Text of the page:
A tasting with Emmanuel Rouget

dsc03941.jpg
Emmanuel Rouget & Jacky Rigaux / Khiem Le

When uttered by a Burgundian, the words ‘my uncle used to say…’ often preface interesting insights into times past. In Emmanuel Rouget’s cellar, however, they carry particular weight, for at this address ‘le tonton’ refers to none other than the late Henri Jayer—no matter which generation is speaking.

Burgundy’s most influential twentieth-century vigneron, who passed away in 2006, left his mark on many a Domaine, but it is chez Rouget that the succession is at its most apostolic, the approach in the cellar the closest to Jayer’s own. ‘Toujours cent per cent éraflé, c’est fondamental’, affirms Emmanuel, as he begins to recapitulate his uncle’s philosophy.

My first visit to the Domaine Rouget, tucked away in the village of Flagey, was thus fascinating not only in its own right, but also as an insight into Jayer—a man whose wines I very seldom taste, but who continues to occupy a comanding place in the Burgundian conversation over a decade after his death. And such is Emmanuel’s evident pietas, I don’t think he’d mind my saying so.

As we convened on an April afternoon, we spoke of the frost that ravished Burgundy in 2016. ‘I’ve never seen Echézeaux frosted’, he reflected. ‘My uncle said that even Richebourg froze in 1947, but never Echézeaux. Only the Beaux Monts and Cros Parantoux were untouched. And in fact, the young plants in Cros Parnatoux were frosted too’.

Overall, Emmanuel reported yields some sixty per cent below average but a reasonably sanitary crop. Others were not so fortunate: the oidium which ran riot along much of the Côte in 2016 exceeded even the outbreaks of 2004, he contended; the latter being the worst attack which Henri lived to see.

We were meeting, however, to taste not the 2016s, still finishing their malolactic fermentations, but the 2015s. Emmanuel’s style is dramatic and gourmand, and 2015 was a year which played into his hands—and those of his talented son Guillaume, who has more and more sway in the cellar. At some addresses the combination might have been a recipe for excess, but chez Rouget, the vintage was realized with consummate control.

We found the wines, nearing the end of their élevage, in a moment of extravagance: overflowing with fruit, their textural lavishness concealed a tannic chassis of superb richness and amplitude. Levels of new oak, as usual, are high; but the marriage between wood and wine is well made, signing each wine with its signature, certainly, but far from obscuring distinctions of site.

Tasting notes

2015 Emmanuel Rouget Chorey-lès-Beaune Notes of ripe cherry and rich soil, elegantly framed by new oak, introduce a full, supple wine, with lovely amplitude and none of Chorey’s potential structural rusticity. 89/100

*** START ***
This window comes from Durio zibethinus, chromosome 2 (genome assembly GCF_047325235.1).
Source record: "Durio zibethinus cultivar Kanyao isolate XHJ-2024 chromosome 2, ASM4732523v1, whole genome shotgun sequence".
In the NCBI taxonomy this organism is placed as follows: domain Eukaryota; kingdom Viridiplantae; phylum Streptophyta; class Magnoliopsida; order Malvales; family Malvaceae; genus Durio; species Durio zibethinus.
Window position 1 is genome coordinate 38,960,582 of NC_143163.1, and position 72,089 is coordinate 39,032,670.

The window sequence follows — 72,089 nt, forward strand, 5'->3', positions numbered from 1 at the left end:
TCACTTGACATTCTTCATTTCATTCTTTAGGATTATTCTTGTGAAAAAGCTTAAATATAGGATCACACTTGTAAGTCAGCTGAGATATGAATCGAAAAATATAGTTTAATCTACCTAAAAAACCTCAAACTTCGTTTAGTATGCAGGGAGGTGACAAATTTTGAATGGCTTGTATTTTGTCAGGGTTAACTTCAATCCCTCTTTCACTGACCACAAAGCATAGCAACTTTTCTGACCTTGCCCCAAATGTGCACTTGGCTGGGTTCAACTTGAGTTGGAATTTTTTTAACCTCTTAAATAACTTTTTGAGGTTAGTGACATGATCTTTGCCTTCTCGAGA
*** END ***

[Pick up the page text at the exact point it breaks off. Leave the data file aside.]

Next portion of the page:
2015 Emmanuel Rouget Savigny-lès-Beaune More celestial than its decidedly terrestrial Chorey cousin, the Savigny displays an expressive nose of cherry, strawberry, mingling with top notes of violet; silky, supple tannins frame a juicy, gourmand palate. Une gourmandise! 91/100

2015 Emmanuel Rouget Côte de Nuits Village From vines in Corgoloin, this opens with a pure bouquet, echoing the Chorey but less wild; on the palate, more powerful and four-square than the Savigny, its tannins fine but its body decidedly full. No new wood. 88/100

2015 Emmanuel Rouget Nuits-Saint-Georges It was with the 1996 rendition of this cuvée, abundantly represented in my college cellar, that my acquaintance with Rouget’s wines began. Raised in 100% new wood, this was more masculine and firm than the preceding wines; still rich and generous but needing more time to reveal itself and its bouquet. 90+/100

2015 Emmanuel Rouget Vosne-Romanée Emblematic Rouget, with a decadent bouquet of creamy raspberry and spice; supple, ripe but fresh, framed by fine but firm tannins, some of them surely barrel derived. Pure pleasure. 92/100

2015 Emmanuel Rouget Vosne-Romanée Premier Cru Les Beaumonts An expressive, alluring nose of wood smoke, wild black fruit and violets, already integrating with lots of high quality new oak; a chassis of fine and enrobed tannins which will probably assert itself after bottling but which is the background today; until, that is, the finish, which hints at things to come. From seventy-year-old vines, with a finished alcohol of 14.2 %. 94/100

2015 Emmanuel Rouget Echézeaux Grand Cru Notes of ripe red fruit, bonfire and sweet, rich soil are the prelude to a rich, powerful wine; firmer and more masculine than the Beaumonts but similar in that the iron fist within the velvet glove only makes its presence felt on the back end. Good freshness despite the power and amplitude. 14% alcohol. 95/100

2015 Emmanuel Rouget Vosne-Romanée Premier Cru Cros Parantoux A superb 2015, bursting with spice and cool red-black fruit, its wood already well integrated; gourmand, textural and fine-grained, with savory depth at the core, but underpinned by a bright line of acidity that lends length and grace. The Cros Parantoux doesn’t always surpass the Echézeaux, but this year it does. 96/100

Advertisements

Leave a Reply

Fill in your details below or click an icon to log in:

WordPress.com Logo

You are commenting using your WordPress.com account. Log Out / Change )

Twitter picture

You are commenting using your Twitter account. Log Out / Change )

Facebook photo

You are commenting using your Facebook account. Log Out / Change )

Google+ photo

You are commenting using your Google+ account. Log Out / Change )

Connecting to %s